At the LASYS 2018, from June 5th to 7th, the Laser Zentrum Hannover e.V. (LZH) will be showcasing processes for the laser material processing of tomorrow in hall 4 at stand 4E75. With blown bomb shells the LZH will present first results of a research project on civil security.

At this year's LASYS, the LZH will exhibit light-based processes such as cutting, welding, ablation and structuring as well as additive manufacturing for...

Im Focus: Self-illuminating pixels for a new display generation

There are videos on the internet that can make one marvel at technology. For example, a smartphone is casually bent around the arm or a thin-film display is rolled in all directions and with almost every diameter. From the user's point of view, this looks fantastic. From a professional point of view, however, the question arises: Is that already possible?

At Display Week 2018, scientists from the Fraunhofer Institute for Applied Polymer Research IAP will be demonstrating today’s technological possibilities and...

Im Focus: Explanation for puzzling quantum oscillations has been found

So-called quantum many-body scars allow quantum systems to stay out of equilibrium much longer, explaining experiment | Study published in Nature Physics

Recently, researchers from Harvard and MIT succeeded in trapping a record 53 atoms and individually controlling their quantum state, realizing what is called a...

Im Focus: Dozens of binaries from Milky Way's globular clusters could be detectable by LISA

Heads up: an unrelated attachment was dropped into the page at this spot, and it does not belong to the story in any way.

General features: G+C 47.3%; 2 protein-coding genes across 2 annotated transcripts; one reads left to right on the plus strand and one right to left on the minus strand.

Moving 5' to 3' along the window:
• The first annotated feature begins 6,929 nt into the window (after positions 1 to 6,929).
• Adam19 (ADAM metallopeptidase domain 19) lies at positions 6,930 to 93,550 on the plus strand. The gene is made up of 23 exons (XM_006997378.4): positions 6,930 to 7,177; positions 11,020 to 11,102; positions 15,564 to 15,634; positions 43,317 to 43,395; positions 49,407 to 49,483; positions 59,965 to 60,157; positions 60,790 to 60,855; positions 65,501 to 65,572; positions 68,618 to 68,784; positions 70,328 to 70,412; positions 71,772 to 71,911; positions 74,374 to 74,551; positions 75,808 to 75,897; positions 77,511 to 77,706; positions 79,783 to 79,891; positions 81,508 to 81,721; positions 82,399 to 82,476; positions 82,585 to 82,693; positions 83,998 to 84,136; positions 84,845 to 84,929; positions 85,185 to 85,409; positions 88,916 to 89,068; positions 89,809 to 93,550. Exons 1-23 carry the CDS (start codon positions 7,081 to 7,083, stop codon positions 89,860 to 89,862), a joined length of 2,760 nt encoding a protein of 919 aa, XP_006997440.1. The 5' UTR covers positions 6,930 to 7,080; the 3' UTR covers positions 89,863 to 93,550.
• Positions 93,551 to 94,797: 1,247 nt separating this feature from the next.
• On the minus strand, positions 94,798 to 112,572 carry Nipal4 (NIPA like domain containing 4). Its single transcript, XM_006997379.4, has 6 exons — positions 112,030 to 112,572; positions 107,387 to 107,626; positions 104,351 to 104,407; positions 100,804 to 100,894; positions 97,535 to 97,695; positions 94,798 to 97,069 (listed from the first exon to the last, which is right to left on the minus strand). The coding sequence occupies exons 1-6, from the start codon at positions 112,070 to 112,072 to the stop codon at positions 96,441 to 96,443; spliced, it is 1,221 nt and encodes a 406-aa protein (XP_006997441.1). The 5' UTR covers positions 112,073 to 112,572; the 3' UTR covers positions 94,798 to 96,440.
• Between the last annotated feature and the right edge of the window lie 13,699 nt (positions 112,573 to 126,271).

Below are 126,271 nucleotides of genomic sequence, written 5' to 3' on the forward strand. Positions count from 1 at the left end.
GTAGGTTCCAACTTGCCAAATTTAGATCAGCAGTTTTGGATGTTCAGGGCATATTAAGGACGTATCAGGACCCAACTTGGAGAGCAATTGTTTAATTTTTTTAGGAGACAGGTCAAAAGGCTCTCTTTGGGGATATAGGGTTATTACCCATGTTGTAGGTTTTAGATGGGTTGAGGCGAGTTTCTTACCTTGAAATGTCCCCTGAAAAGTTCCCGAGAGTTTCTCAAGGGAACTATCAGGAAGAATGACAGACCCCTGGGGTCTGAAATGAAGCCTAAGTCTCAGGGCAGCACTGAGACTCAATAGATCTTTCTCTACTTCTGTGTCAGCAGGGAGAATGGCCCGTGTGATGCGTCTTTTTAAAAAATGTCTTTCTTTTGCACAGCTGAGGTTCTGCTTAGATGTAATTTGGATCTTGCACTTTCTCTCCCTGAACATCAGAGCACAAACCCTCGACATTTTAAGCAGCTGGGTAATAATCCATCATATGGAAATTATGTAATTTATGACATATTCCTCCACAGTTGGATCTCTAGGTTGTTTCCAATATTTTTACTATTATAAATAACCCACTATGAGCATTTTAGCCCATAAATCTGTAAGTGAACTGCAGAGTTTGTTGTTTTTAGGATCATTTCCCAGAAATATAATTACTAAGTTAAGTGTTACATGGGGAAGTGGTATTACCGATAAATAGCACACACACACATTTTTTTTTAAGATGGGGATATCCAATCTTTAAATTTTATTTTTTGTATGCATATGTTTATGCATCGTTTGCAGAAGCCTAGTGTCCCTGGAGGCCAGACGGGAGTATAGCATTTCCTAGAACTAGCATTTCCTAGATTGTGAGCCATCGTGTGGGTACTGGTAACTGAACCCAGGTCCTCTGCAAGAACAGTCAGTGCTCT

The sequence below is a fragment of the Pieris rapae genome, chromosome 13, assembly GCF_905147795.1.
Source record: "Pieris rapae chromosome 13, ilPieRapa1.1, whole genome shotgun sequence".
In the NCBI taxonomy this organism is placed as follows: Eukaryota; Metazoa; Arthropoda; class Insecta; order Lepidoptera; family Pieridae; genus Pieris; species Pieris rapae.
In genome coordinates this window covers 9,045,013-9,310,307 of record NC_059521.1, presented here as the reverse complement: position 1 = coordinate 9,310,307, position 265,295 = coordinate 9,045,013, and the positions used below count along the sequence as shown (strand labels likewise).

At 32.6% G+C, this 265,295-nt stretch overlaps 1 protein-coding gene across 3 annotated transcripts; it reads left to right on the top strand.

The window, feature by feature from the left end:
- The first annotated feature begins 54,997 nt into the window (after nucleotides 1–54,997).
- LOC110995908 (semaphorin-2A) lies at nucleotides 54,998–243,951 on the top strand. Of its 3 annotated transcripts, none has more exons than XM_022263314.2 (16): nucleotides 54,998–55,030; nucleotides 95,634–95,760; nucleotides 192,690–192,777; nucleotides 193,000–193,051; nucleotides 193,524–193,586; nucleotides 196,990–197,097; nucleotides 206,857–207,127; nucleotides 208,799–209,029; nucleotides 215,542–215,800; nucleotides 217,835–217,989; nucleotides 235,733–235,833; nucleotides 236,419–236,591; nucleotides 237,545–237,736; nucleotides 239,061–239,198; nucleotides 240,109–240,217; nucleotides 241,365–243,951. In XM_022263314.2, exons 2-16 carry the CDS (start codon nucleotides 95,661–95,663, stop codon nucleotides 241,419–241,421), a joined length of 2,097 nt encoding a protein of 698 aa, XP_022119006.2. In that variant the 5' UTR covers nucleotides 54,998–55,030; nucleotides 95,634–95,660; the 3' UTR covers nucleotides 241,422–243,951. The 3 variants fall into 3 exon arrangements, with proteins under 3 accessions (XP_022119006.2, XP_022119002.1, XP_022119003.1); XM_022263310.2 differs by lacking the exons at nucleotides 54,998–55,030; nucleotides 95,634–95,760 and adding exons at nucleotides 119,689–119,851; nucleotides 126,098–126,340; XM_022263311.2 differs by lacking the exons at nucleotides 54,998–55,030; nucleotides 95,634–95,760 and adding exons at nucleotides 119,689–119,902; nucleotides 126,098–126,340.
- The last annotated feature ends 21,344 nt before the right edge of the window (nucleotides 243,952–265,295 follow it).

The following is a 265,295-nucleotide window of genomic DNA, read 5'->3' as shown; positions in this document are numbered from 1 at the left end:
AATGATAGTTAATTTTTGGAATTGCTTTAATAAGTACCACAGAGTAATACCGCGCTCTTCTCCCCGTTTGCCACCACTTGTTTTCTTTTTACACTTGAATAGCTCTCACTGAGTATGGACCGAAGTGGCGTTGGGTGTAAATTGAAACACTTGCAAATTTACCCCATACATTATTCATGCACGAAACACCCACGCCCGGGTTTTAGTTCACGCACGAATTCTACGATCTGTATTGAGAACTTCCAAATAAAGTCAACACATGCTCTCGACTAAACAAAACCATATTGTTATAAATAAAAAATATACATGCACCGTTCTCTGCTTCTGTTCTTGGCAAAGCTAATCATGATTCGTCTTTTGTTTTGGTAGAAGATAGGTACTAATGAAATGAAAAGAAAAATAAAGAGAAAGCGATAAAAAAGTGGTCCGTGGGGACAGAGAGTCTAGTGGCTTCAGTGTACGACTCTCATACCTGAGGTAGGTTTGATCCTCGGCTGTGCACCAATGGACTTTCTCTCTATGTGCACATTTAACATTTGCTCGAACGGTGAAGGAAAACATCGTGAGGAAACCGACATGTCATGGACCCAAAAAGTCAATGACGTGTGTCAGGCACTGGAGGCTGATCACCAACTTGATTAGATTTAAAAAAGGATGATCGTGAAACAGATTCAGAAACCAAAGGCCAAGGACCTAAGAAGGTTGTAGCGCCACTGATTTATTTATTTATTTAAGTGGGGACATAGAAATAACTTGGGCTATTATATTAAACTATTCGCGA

Next-generation gravitational wave detector in space will complement LIGO on Earth

The historic first detection of gravitational waves from colliding black holes far outside our galaxy opened a new window to understanding the universe. A...

Im Focus: Entangled atoms shine in unison

A team led by Austrian experimental physicist Rainer Blatt has succeeded in characterizing the quantum entanglement of two spatially separated atoms by observing their light emission. This fundamental demonstration could lead to the development of highly sensitive optical gradiometers for the precise measurement of the gravitational field or the earth's magnetic field.

The age of quantum technology has long been heralded. Decades of research into the quantum world have led to the development of methods that make it possible...

All Focus news of the innovation-report >>>

Anzeige

Anzeige

VideoLinks
Industry & Economy
Event News

Save the date: Forum European Neuroscience – 07-11 July 2018 in Berlin, Germany

02.05.2018 | Event News

Invitation to the upcoming "Current Topics in Bioinformatics: Big Data in Genomics and Medicine"

13.04.2018 | Event News

Unique scope of UV LED technologies and applications presented in Berlin: ICULTA-2018

12.04.2018 | Event News

 
Latest News

Turning entanglement upside down

23.05.2018 | Physics and Astronomy

Designer cells: artificial enzyme can activate a gene switch

22.05.2018 | Life Sciences

PR of MCC: Carbon removal from atmosphere unavoidable for 1.5 degree target

22.05.2018 | Earth Sciences

VideoLinks
Science & Research
Overview of more VideoLinks >>>